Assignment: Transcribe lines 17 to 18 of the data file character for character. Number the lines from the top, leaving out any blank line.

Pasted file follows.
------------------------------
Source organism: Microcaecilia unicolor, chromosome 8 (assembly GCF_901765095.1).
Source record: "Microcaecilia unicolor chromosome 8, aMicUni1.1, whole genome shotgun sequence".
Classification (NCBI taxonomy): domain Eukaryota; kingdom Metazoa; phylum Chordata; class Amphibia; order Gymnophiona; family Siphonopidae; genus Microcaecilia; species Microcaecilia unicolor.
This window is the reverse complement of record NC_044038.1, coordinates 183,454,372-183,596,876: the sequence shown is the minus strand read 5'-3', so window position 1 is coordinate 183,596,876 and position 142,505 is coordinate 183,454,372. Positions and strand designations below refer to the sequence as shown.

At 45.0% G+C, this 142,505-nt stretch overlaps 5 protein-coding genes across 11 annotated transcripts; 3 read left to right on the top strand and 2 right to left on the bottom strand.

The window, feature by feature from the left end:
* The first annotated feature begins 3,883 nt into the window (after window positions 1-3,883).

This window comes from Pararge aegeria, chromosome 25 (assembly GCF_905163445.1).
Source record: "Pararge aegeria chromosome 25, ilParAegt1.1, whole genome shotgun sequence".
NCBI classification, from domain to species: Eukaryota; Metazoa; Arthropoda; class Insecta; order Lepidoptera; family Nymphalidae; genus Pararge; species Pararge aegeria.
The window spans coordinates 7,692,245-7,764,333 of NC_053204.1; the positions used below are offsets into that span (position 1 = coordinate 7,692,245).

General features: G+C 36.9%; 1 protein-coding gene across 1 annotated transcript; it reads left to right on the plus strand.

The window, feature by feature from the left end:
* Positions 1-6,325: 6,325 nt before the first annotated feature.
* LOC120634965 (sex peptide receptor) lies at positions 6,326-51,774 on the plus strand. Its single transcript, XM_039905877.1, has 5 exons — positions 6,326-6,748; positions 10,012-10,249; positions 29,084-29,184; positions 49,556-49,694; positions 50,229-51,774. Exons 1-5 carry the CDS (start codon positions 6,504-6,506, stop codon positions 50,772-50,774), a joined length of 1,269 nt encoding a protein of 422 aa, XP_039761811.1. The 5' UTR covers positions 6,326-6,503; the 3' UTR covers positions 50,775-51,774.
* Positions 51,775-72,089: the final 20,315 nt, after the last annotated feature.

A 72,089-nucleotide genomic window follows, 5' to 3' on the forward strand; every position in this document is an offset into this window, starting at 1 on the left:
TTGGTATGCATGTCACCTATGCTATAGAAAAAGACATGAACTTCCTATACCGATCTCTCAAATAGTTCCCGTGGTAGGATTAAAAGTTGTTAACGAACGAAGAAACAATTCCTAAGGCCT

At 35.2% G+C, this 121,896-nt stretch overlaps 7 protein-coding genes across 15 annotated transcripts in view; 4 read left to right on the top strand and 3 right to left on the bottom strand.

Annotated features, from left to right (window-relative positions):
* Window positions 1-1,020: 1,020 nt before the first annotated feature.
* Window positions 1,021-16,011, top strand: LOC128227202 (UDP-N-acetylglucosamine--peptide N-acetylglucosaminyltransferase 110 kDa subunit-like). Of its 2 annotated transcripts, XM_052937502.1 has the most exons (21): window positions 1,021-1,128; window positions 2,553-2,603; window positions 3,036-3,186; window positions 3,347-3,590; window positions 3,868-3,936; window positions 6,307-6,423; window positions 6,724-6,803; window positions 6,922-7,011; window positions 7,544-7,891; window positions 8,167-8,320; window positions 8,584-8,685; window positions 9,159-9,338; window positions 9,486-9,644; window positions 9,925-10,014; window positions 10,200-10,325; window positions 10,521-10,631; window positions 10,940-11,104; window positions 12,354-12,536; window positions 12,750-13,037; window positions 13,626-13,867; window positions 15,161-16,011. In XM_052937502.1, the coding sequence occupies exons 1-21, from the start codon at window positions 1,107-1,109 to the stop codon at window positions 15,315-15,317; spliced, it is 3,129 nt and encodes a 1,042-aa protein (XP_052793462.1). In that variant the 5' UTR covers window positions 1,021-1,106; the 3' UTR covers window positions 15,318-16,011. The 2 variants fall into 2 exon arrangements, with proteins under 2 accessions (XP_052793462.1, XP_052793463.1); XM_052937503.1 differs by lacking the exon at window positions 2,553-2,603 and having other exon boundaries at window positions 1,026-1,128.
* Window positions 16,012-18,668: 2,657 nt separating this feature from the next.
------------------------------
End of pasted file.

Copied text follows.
A 72,089-nucleotide genomic window follows, 5' to 3' on the forward strand; every position in this document is an offset into this window, starting at 1 on the left:
TTGGTATGCATGTCACCTATGCTATAGAAAAAGACATGAACTTCCTATACCGATCTCTCAAATAGTTCCCGTGGTAGGATTAAAAGTTGTTAACGAACGAAGAAACAATTCCTAAGGCCT